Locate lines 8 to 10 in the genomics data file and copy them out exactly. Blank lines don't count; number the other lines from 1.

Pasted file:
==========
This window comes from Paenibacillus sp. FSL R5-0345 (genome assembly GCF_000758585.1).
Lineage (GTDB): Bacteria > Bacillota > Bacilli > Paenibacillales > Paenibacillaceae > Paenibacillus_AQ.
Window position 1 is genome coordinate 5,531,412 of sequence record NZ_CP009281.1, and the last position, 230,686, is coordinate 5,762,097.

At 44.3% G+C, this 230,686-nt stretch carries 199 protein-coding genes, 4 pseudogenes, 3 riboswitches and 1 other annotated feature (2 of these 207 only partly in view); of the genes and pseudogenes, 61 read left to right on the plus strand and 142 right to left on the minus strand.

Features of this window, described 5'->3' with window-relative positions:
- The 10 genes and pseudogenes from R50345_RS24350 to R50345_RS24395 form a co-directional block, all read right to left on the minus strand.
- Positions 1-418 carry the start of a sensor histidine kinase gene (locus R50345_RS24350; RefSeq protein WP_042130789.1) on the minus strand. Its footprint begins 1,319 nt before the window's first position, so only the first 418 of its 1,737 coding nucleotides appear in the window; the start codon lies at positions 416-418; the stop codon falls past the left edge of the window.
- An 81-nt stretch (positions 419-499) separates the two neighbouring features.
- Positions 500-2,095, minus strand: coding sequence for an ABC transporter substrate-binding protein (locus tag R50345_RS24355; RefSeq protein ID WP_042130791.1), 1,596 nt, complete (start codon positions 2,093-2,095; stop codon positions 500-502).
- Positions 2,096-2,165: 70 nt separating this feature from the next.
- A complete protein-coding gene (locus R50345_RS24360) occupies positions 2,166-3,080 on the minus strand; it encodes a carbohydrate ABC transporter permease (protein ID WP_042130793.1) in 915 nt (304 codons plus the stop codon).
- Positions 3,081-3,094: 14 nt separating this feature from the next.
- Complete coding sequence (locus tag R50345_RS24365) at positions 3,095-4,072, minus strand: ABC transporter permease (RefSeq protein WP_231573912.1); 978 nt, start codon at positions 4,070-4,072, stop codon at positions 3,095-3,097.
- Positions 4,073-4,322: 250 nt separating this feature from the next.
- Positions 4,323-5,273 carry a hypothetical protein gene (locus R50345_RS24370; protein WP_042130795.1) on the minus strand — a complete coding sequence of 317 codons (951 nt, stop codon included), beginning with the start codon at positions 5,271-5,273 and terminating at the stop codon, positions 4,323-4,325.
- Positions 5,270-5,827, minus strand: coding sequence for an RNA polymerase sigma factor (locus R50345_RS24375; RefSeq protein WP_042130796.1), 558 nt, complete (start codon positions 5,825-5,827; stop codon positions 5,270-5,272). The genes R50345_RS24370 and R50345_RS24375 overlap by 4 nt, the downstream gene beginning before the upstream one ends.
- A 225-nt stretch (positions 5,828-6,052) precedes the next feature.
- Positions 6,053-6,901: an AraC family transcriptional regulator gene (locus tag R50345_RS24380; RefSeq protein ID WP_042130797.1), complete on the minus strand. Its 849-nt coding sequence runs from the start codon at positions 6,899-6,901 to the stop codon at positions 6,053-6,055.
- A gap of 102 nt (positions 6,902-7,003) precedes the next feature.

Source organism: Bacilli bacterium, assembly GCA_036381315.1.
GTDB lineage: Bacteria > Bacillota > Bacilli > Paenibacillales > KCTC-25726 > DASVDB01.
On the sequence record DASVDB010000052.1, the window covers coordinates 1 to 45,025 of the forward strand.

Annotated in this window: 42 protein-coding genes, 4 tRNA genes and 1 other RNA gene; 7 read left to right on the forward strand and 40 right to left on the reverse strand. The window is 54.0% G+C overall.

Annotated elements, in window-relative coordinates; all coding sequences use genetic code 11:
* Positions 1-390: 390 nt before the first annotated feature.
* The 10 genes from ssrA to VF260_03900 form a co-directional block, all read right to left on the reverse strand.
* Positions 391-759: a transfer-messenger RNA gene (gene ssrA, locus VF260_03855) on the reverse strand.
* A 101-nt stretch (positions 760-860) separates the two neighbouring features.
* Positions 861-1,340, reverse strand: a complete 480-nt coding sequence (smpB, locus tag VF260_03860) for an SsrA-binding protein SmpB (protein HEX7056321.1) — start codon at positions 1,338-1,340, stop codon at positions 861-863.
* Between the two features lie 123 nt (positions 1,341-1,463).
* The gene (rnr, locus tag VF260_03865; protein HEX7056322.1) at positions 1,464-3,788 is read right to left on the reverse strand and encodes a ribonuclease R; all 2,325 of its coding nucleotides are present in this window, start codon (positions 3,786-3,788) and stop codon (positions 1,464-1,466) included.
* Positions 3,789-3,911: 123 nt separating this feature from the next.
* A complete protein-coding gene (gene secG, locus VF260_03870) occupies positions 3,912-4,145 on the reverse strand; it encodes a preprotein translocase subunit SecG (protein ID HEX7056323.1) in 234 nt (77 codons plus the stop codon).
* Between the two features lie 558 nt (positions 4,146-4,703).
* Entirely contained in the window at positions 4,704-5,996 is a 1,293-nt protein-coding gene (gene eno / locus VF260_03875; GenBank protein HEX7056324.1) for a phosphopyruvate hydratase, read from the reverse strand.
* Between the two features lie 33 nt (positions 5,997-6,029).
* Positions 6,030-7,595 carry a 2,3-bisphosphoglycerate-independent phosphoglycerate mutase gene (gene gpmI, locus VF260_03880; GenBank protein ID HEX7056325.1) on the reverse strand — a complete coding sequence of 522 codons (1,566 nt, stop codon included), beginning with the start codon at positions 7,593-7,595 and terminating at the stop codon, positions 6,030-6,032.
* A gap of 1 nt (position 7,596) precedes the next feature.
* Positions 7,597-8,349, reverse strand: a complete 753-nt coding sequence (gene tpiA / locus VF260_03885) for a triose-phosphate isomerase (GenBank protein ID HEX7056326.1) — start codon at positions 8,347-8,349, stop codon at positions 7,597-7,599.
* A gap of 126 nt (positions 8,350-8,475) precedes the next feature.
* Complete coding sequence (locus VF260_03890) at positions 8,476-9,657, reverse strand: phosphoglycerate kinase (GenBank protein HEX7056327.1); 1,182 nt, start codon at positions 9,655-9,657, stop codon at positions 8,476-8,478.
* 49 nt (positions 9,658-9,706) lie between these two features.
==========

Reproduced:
- An 81-nt stretch (positions 419-499) separates the two neighbouring features.
- Positions 500-2,095, minus strand: coding sequence for an ABC transporter substrate-binding protein (locus tag R50345_RS24355; RefSeq protein ID WP_042130791.1), 1,596 nt, complete (start codon positions 2,093-2,095; stop codon positions 500-502).
- Positions 2,096-2,165: 70 nt separating this feature from the next.